4.  Fourth, it ignores bullet construction.

 As one example of the flawed ft-lbs formula, let’s look at one very early and popular good old standby 45-70 load compared to a modern 22-250 load.

The early 45-70 gained much of its big game killing fame by pushing a 405gr. lead round nosed bullet @ 1,350 fps with black powder….this load generates 1,638 ft-lbs of energy……The typical 22-250 load of a 50gr. bullet moving @ 3,850 fps generates a slightly higher number of 1,645 ft-lbs, but let me ask, which load would you want to hunt grizzly with?…..or better, which load would you want to try and stop a charging grizzly with?

 Let’s come back to the discussion of the usefulness of kinetic energy numbers after we discuss the TKO mathematic formula.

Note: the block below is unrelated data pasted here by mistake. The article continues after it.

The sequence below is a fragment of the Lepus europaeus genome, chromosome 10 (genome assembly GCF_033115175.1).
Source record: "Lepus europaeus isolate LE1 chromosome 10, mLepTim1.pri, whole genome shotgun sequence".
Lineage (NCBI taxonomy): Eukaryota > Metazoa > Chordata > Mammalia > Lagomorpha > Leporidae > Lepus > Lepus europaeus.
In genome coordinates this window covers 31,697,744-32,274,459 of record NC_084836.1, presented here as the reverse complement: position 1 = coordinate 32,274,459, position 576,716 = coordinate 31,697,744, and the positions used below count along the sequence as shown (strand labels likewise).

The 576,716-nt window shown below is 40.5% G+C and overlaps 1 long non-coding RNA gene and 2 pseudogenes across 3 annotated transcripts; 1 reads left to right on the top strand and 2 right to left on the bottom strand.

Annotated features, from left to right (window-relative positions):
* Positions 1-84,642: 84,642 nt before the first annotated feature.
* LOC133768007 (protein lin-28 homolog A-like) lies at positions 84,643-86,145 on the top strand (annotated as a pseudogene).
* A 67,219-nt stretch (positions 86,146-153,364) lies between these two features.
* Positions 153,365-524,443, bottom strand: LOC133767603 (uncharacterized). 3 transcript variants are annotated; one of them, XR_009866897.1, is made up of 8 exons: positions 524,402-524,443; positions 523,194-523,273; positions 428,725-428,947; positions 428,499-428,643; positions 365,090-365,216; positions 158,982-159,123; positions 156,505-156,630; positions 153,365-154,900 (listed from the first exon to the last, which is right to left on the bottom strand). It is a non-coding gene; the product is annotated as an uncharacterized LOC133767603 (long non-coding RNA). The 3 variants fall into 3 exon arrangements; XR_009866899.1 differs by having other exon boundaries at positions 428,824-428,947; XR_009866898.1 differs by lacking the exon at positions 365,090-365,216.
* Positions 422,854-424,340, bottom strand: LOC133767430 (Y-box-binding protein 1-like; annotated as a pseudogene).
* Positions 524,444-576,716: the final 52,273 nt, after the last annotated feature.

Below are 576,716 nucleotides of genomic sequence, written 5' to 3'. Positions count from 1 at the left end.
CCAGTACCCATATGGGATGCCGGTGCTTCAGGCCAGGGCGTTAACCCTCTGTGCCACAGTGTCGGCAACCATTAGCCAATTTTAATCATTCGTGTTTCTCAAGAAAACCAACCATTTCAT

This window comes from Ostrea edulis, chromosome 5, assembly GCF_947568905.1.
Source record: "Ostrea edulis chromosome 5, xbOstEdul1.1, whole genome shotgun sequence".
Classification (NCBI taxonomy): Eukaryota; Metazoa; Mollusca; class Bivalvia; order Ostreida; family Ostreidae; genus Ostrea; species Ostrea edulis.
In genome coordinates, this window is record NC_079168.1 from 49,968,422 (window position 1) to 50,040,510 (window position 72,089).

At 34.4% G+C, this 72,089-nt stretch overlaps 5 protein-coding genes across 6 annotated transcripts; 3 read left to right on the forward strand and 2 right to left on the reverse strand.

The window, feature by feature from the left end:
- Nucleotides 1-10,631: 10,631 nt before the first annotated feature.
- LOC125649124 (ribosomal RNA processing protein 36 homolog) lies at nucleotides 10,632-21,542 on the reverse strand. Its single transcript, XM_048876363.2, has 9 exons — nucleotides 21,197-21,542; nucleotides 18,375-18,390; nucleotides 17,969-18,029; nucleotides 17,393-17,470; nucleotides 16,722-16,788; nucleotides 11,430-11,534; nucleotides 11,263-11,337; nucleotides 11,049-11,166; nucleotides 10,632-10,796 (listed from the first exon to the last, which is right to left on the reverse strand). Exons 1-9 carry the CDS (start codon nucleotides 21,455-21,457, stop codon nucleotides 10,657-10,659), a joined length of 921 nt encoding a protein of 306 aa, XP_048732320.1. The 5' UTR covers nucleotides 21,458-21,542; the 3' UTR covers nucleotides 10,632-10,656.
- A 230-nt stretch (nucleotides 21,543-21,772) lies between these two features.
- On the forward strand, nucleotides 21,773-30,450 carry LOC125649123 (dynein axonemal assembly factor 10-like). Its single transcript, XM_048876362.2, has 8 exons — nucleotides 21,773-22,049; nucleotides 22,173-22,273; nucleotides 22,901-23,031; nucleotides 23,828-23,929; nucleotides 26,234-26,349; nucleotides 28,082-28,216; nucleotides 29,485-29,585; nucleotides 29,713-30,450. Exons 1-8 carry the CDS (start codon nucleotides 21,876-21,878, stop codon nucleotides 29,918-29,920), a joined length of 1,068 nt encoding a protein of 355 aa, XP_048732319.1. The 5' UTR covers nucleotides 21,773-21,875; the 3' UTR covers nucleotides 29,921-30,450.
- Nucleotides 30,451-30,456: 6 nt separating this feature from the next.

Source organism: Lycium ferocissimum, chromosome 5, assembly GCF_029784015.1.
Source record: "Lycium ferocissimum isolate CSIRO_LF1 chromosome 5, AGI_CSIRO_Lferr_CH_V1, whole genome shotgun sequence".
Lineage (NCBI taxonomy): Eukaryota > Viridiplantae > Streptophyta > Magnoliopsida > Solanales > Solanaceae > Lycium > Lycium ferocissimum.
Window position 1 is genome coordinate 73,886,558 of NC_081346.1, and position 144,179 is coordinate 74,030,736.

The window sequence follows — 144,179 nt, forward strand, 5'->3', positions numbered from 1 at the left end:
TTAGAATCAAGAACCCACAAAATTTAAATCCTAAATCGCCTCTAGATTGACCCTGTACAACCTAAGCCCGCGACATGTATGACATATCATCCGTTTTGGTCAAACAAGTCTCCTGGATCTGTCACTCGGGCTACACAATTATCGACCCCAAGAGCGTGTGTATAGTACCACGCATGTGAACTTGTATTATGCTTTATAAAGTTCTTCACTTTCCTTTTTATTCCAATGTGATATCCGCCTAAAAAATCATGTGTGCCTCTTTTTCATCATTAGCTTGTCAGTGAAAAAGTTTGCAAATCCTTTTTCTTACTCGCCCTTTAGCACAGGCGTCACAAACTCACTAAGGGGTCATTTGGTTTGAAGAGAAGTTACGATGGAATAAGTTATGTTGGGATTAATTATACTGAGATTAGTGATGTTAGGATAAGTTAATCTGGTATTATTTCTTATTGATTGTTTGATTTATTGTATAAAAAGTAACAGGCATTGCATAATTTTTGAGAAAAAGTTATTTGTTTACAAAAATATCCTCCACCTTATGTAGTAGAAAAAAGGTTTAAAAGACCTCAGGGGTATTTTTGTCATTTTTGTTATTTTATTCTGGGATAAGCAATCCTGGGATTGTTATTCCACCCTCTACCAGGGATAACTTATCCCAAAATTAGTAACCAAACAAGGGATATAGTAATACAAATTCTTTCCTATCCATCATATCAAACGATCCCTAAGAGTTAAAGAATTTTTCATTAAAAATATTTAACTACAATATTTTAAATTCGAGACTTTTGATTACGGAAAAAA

TKO - Taylor Knock Out

TKO stands for Taylor Knock Out. John Taylor was a mid-20th-century African hunter and poacher. Nobody knows how many thousands head of African game he killed, but it was several. His original KO formula was derived by observing how effective certain cartridges were in knocking out an elephant if it was shot in the head, but the brain was missed.

Taylor’s mathematical formula is thus.  Bullet diameter X weight in grains X velocity / 7,000 (7,000 grs. in one lb.)

Bullet Diameter X Bullet Weight X Velocity
7,000 (7,000 grains = 1 lb)

Taylor's KO formula still does not factor the bullet shape, but assumes solid, non-expanding construction and does include the very important bullet diameter and further, it does not square the velocity but gives velocity the single value it deserves. TKO numbers only have relevance if they are being compared to other TKO numbers…..comparing TKO numbers to ft-lbs would have no meaning.